But now Pippin was shaking his head at me. "No, Frodo, really, it's all right. It's not bad sick, just a nasty cough." He was speaking without gasping for air, though his voice was still rasping. "I can hear it raining. Don't go running around outside in this weather." He frowned back at me, looking remorseful. "I guess it was silly of me to go running around in it from home to here, wasn't it?"
I gave his shoulders a little squeeze. "Probably. I guess it was silly of me to not realize that you were taking ill and send you straight to bed, wasn't it?"
"Ung." Pippin was sniffling hugely, and I fumbled about the chest of drawers for another handkerchief. When I found one, he blew his nose (a wet and noisy process) and then moved to lie back down.
"No, not yet!" I cried urgently, not wanting Pippin to lie back on the sweat-soaked sheets, and he froze in place, but then began to giggle. The small, phlegmy coughs that interspersed his laughter rather ruined its joviality, but the fact that he was laughing eased my anxiety somewhat.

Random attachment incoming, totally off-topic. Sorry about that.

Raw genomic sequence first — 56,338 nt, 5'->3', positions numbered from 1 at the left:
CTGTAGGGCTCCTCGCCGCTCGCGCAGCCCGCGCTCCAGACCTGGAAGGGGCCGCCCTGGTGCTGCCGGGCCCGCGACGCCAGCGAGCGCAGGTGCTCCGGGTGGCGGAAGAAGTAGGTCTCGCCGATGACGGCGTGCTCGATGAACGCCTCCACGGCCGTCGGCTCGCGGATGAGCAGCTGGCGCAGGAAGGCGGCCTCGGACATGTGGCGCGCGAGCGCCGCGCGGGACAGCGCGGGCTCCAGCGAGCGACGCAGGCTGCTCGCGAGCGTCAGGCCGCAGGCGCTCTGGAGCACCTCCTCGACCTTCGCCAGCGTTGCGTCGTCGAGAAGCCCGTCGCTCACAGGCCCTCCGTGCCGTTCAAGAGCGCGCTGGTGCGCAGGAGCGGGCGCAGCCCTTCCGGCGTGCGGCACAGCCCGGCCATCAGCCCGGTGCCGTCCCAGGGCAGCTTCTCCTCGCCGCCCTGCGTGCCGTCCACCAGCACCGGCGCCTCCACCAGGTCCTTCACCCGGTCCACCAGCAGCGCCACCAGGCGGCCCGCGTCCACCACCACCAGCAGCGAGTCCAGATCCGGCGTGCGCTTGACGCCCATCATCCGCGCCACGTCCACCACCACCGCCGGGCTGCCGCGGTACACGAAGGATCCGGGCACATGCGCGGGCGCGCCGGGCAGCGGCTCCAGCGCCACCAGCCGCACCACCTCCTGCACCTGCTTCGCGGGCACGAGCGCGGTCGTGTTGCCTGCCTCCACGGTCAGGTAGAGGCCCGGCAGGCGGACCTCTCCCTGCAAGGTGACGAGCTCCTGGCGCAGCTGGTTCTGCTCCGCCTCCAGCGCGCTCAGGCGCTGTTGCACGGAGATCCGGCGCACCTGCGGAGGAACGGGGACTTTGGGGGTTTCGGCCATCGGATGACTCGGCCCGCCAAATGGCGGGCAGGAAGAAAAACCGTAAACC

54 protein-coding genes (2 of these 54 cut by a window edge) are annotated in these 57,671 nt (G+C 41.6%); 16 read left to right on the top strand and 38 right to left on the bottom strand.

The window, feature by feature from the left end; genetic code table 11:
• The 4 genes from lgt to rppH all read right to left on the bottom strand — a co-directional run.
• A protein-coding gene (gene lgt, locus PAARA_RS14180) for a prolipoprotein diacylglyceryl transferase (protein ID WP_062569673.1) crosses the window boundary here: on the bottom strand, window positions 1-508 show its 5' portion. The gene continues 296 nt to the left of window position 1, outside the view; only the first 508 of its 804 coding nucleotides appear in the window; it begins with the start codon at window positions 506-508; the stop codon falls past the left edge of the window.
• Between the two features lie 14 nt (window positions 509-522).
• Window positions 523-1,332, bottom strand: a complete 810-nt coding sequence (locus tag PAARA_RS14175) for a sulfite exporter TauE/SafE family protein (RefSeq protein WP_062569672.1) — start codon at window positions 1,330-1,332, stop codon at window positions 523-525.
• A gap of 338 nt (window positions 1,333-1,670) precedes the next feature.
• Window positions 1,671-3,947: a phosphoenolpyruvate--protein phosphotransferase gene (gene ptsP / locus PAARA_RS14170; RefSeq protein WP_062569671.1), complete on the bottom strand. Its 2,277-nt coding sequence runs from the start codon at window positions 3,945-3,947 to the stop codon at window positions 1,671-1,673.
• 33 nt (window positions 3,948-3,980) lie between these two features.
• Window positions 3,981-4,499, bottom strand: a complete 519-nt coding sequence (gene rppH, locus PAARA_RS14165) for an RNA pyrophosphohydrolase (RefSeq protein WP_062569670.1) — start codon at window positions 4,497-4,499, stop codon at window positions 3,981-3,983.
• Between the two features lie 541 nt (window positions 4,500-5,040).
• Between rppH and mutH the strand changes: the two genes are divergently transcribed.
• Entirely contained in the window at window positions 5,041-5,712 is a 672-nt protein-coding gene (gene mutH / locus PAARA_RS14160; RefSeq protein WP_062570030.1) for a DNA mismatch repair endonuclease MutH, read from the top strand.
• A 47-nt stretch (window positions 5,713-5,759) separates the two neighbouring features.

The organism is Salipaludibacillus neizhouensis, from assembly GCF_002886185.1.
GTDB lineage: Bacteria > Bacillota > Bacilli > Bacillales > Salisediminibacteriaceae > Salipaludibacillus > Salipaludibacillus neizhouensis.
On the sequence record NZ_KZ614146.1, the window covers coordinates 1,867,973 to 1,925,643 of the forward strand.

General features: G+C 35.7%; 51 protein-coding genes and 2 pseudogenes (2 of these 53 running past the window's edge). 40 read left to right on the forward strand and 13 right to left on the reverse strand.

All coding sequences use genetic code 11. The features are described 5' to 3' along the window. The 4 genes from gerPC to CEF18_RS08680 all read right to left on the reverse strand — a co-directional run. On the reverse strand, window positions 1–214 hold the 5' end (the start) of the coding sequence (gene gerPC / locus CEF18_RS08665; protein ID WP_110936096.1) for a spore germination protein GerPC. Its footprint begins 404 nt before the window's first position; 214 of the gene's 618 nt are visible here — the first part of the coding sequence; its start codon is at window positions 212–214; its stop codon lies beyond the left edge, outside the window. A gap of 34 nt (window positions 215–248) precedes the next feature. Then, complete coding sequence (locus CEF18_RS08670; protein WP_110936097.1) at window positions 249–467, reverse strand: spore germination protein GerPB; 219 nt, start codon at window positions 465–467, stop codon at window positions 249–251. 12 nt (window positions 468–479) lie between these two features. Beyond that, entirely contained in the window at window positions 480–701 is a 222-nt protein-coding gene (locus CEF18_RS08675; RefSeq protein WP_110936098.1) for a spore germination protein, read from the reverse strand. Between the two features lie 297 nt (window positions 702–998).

"Frodo, calm down," he gasped. "You sound as if you need someone to put you to bed and wash your brow."
I joined him in laughing at my reaction. "I am new to the nursing practice," I said. "Have some patience for an old hobbit. And do not lie back down -- I am going to wash you up again, and then get you into a fresh nightshirt and onto fresh sheets. If that is acceptable to you, oh Master Healer Peregrin." Then I sobered and looked at him seriously. "But I am sending Sam out for the healer as soon as he arrives in the morning, and I don't want an argument about it."
Pippin yawned and nodded at the same time. "No Nurse," he said. "No Mamma."
Oh, his parents. I did not tell him that I probably would have forgotten to write them in all my fluster if he had not just reminded me.